thankyou for your good wishes, yes Karen we did try alot of treatments for my Dad. you will find alot of info under the dc therapy thread in this research section, my Dad find chemo harsh and did not tolerate it well - harnessing the cancer fighting properties of our natural immune systems seems logical to me. DC therapy works on the same lines too..
Jeff, thanks for your message, yes we all need hope, I will keep an eye out too. Here is the reply from dr Cui. (Standard response due to demand for info):
Dear cancer patients and family members and friends,
Thank you very much for your inquires about our research project on a new cancer therapeutic concept based on many years of research on cancer-resistant mice and cancer-resistant humans. Recent media events were sparked by my recent presentation at a conference at University of Cambridge, UK. (video: http://richardjschueler.com/wp-gallery2 … mId=56888) In this talk, I briefly described our work on how we made the transition from laboratory research to a new therapeutic concept for human cancer treatment. However, since then, I have been inundated with countless inquiries about this new experimental cancer therapy. I simply can't respond to all these inquiries specifically. I am writing this general response letter and hope that you will get some idea about the planned clinical trials with a starting time aimed for next June of 2008.
This treatment involves how to identify cancer-resistant healthy human donors, how to collect a specific set of white blood cells, particularly granulocytes, from human donors, how to infuse cancer patients with these collected granulocytes and how to evaluate the response of cancer patients to this treatment. This treatment does not involve any new compound or drug that can be shipped around. It depends on basically something similar to blood transfusion that requires both patients and donors to be at same facility, or in this case, at Wake Forest University Medical Center here in Winston-Salem, North Carolina.
We planned two phase II clinical trials. In the first trial with 22 patients (already approved by IRB and FDA), our goal is to randomly select a group appropriate cancer patients, based on criteria set by our physician team, to test the dose of granulocytes they can tolerate. The medical term for this test is called "dose escalation". Not all cancer patients will meet the criteria for this trial. For example, late stage cancer patients who are not ambulatory or who don't have more than four months of life expectancy will not be considered for this experimental therapy. The effect of this new therapy on malignant diseases will not be a primary goal of observation. If the trial shows that the patients can indeed tolerate our proposed doses of granulocytes, then we are ready to move into the second planned trial. The second trial will test what kind of cancer will have beneficial responses to this therapy. We will select several patients from different types of cancers. By the end of these two trials, we should have a very good idea about if this experimental treatment is a good one or not.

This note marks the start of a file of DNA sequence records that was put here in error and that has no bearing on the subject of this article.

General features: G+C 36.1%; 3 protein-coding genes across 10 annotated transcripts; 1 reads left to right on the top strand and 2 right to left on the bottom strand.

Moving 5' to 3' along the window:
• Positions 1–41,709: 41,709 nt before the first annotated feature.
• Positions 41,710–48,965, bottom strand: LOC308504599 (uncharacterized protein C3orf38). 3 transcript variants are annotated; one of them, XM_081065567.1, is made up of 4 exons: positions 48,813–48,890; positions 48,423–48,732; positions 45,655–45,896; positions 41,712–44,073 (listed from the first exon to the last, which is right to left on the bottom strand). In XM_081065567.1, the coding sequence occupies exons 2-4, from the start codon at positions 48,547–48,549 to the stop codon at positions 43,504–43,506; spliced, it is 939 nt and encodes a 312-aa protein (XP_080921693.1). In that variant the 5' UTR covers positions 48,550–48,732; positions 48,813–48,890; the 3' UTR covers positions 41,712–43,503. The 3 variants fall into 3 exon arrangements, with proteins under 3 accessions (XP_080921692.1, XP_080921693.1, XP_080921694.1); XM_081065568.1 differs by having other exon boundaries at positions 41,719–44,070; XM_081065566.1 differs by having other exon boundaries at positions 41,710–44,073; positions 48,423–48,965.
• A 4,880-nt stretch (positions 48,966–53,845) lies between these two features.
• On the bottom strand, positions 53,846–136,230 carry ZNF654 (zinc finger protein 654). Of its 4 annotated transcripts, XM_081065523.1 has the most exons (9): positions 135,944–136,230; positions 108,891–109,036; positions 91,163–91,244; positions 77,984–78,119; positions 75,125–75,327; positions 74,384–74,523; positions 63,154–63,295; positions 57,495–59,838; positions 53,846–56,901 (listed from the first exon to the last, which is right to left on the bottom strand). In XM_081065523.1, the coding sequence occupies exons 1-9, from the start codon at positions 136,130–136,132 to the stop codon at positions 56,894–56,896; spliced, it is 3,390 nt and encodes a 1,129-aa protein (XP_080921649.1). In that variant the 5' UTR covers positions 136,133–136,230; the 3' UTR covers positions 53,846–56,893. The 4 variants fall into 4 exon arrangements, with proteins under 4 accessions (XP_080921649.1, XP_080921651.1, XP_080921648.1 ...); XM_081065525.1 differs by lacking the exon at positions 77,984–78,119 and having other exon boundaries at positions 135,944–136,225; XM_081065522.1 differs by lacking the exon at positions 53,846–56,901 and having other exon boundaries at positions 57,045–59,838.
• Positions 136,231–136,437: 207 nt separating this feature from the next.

Before next June when the first trial begin, our Wake Forest team has to establish a donor registry consisted of about 100 local volunteer eligible donors from approximately several hundreds of initial healthy willing participants. These donors will be on call when they are needed for granulocyte donation. These donors have to pass the anticancer activity test and infectious disease test before they can become eligible donors. The current cost estimate for each patient is about $50K to $100K and the whole trial will take $2M to $3M in US dollars. This estimate is to cover expenses for the recruitment of donors, testing donors for infectious status and anticancer activities, collection of granulocytes from donors, transfusion procedures, standard disease monitoring procedures before and after treatment and standard patient care. The treatment is an out-patient procedure and does not require hospitalization. Patients are expected to be responsible for their own transportation and accommodation during their treatment period. We are actively trying to raise funding for this trial in hope that all or a portion of cancer patients in this trial can be treated based on clinical and scientific criteria, rather than on their ability to pay. However, such a hope will have to depend on how successful our fund-raising will be.
Early next year, Wake Forest University will make official announcement about these clinical trials. We will create a website specifically for these trials so that enrollment of patients and potential donors can be done electronically. In this way, patients who are not local would have equal opportunity to be considered for entering the trials.
Zheng Cui, MD, PhD
Section of Tumor Biology
Department of Pathology
Wake Forest University School of Medicine
2103 Gray Building
Medical Center Boulevard
Winston-Salem, North Carolina 27157